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    And they were put on the NWL by virtue of that very real nomination they received.
     
  13. AikiBudo

    AikiBudo Member

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    Theoretically a MOC could have 50 (maybe more) nominees at an academy at any one time. They are allowed to nominate 10 per open slot and have 5 slots available. If one nominee is chosen by the academy to fill a slot the other nine could go into the national pool and theoretically all be offered and accept appointments. The other nine would have a legitimate nomination from that MOC but would not count against the 5 slots. I have heard (not confirmed) that there are some MOCs that have 10-20 nominees at an academy at one time. I wonder what the record is? Has someone actually hit 50?
     
  14. hawk

    hawk ButterBar Dad

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    Seems folks are forgetting about the impact of LOA's.... I know one senator who had 5 appointees just last year. One as his "charged" nom, 4 others as non-charged via LOA's. But all had to be nominated and on his slate.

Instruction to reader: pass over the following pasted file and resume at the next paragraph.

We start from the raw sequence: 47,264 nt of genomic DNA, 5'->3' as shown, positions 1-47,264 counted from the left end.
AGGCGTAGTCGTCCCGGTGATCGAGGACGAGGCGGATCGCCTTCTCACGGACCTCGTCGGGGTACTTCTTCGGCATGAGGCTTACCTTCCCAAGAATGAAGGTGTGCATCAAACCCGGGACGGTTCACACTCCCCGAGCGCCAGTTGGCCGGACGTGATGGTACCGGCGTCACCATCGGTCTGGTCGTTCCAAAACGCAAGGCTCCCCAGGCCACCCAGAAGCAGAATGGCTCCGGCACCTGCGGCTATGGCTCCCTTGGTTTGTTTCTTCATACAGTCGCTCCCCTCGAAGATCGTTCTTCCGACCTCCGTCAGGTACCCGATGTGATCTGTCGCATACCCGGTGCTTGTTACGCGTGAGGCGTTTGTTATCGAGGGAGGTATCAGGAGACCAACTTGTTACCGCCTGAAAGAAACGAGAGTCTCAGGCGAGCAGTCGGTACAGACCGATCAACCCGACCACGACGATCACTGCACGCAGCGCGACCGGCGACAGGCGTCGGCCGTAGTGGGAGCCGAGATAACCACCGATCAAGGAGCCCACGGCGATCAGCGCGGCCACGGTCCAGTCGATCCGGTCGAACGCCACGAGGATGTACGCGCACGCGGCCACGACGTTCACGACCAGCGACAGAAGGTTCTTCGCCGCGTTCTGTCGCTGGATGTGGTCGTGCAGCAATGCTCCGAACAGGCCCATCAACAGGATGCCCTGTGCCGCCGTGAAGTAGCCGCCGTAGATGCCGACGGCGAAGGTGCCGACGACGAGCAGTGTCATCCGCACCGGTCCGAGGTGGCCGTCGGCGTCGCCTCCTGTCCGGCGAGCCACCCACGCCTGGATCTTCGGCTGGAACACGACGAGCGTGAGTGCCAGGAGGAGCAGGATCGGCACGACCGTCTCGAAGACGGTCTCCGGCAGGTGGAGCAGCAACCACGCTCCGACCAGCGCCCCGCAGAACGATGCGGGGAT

My impression is that this is fairly common for that senator (and his counterpart) just due to state competitiveness. It would not surprise me at all to find this Senator has 20 nominated cadets at USMA at any given time.

    We all stumble a bit about the word "nominated", in some contexts it only applies to the 1 or 2 charged slots each year. Other times it applies to be the slate of 10.

    We can say that non-charged appointments are not really nominees, but without being nominated they most likely would not have received that appointment.
     
  15. AikiBudo

    AikiBudo Member

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    Hawk your right - 10-20 nominees at one time would not be that unusual and might be common especially in competitive areas (our Congressman had 4 to USNA last year) I should have said 20-30 - that's what I get for multi-tasking while typing. But I'd still like to know what the record is.
     
  16. BigNick

    BigNick Member

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    I had a long talk with a senior admissions officer at West Point today about what a "nomination" is and is not. There is room for confusion.